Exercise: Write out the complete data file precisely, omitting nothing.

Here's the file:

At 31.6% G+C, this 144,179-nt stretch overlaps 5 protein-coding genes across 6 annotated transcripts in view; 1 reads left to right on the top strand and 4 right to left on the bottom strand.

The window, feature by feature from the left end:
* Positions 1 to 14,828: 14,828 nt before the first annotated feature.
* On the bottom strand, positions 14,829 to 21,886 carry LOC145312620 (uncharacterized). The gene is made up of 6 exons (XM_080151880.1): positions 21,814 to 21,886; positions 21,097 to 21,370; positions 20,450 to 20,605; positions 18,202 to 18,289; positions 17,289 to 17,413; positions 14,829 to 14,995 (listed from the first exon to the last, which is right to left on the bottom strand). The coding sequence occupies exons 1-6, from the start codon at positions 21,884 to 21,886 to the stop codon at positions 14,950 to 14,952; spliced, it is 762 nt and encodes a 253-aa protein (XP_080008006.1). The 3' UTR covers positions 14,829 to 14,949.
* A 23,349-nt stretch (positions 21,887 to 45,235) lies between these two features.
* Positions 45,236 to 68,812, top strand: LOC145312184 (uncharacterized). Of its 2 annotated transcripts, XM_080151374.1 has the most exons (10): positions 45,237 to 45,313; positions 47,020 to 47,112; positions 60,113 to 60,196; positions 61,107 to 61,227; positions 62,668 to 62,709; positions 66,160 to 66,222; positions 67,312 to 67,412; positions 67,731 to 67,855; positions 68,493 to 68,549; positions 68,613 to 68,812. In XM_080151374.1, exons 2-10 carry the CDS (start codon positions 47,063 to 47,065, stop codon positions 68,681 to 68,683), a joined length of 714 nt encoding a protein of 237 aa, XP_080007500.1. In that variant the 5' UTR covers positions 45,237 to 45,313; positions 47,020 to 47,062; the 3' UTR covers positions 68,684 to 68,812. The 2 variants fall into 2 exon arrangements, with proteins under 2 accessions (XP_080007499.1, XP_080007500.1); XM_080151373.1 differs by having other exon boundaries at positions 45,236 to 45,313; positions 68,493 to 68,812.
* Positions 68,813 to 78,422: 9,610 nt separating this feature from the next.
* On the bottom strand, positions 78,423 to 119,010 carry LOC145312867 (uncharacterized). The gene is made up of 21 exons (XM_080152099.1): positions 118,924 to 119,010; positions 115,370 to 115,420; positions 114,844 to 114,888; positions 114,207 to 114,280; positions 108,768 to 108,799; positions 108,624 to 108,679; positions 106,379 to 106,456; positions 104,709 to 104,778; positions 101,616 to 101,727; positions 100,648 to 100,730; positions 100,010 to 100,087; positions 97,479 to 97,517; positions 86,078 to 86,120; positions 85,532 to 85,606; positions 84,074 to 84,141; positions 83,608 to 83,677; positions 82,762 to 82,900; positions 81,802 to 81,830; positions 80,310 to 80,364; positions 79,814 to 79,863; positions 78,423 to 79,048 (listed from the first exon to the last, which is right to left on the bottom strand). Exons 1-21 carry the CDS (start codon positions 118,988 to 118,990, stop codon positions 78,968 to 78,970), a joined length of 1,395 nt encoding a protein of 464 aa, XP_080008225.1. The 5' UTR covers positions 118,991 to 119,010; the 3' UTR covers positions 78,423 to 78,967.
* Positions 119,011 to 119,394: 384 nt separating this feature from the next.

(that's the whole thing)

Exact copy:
At 31.6% G+C, this 144,179-nt stretch overlaps 5 protein-coding genes across 6 annotated transcripts in view; 1 reads left to right on the top strand and 4 right to left on the bottom strand.

The window, feature by feature from the left end:
* Positions 1 to 14,828: 14,828 nt before the first annotated feature.
* On the bottom strand, positions 14,829 to 21,886 carry LOC145312620 (uncharacterized). The gene is made up of 6 exons (XM_080151880.1): positions 21,814 to 21,886; positions 21,097 to 21,370; positions 20,450 to 20,605; positions 18,202 to 18,289; positions 17,289 to 17,413; positions 14,829 to 14,995 (listed from the first exon to the last, which is right to left on the bottom strand). The coding sequence occupies exons 1-6, from the start codon at positions 21,884 to 21,886 to the stop codon at positions 14,950 to 14,952; spliced, it is 762 nt and encodes a 253-aa protein (XP_080008006.1). The 3' UTR covers positions 14,829 to 14,949.
* A 23,349-nt stretch (positions 21,887 to 45,235) lies between these two features.
* Positions 45,236 to 68,812, top strand: LOC145312184 (uncharacterized). Of its 2 annotated transcripts, XM_080151374.1 has the most exons (10): positions 45,237 to 45,313; positions 47,020 to 47,112; positions 60,113 to 60,196; positions 61,107 to 61,227; positions 62,668 to 62,709; positions 66,160 to 66,222; positions 67,312 to 67,412; positions 67,731 to 67,855; positions 68,493 to 68,549; positions 68,613 to 68,812. In XM_080151374.1, exons 2-10 carry the CDS (start codon positions 47,063 to 47,065, stop codon positions 68,681 to 68,683), a joined length of 714 nt encoding a protein of 237 aa, XP_080007500.1. In that variant the 5' UTR covers positions 45,237 to 45,313; positions 47,020 to 47,062; the 3' UTR covers positions 68,684 to 68,812. The 2 variants fall into 2 exon arrangements, with proteins under 2 accessions (XP_080007499.1, XP_080007500.1); XM_080151373.1 differs by having other exon boundaries at positions 45,236 to 45,313; positions 68,493 to 68,812.
* Positions 68,813 to 78,422: 9,610 nt separating this feature from the next.
* On the bottom strand, positions 78,423 to 119,010 carry LOC145312867 (uncharacterized). The gene is made up of 21 exons (XM_080152099.1): positions 118,924 to 119,010; positions 115,370 to 115,420; positions 114,844 to 114,888; positions 114,207 to 114,280; positions 108,768 to 108,799; positions 108,624 to 108,679; positions 106,379 to 106,456; positions 104,709 to 104,778; positions 101,616 to 101,727; positions 100,648 to 100,730; positions 100,010 to 100,087; positions 97,479 to 97,517; positions 86,078 to 86,120; positions 85,532 to 85,606; positions 84,074 to 84,141; positions 83,608 to 83,677; positions 82,762 to 82,900; positions 81,802 to 81,830; positions 80,310 to 80,364; positions 79,814 to 79,863; positions 78,423 to 79,048 (listed from the first exon to the last, which is right to left on the bottom strand). Exons 1-21 carry the CDS (start codon positions 118,988 to 118,990, stop codon positions 78,968 to 78,970), a joined length of 1,395 nt encoding a protein of 464 aa, XP_080008225.1. The 5' UTR covers positions 118,991 to 119,010; the 3' UTR covers positions 78,423 to 78,967.
* Positions 119,011 to 119,394: 384 nt separating this feature from the next.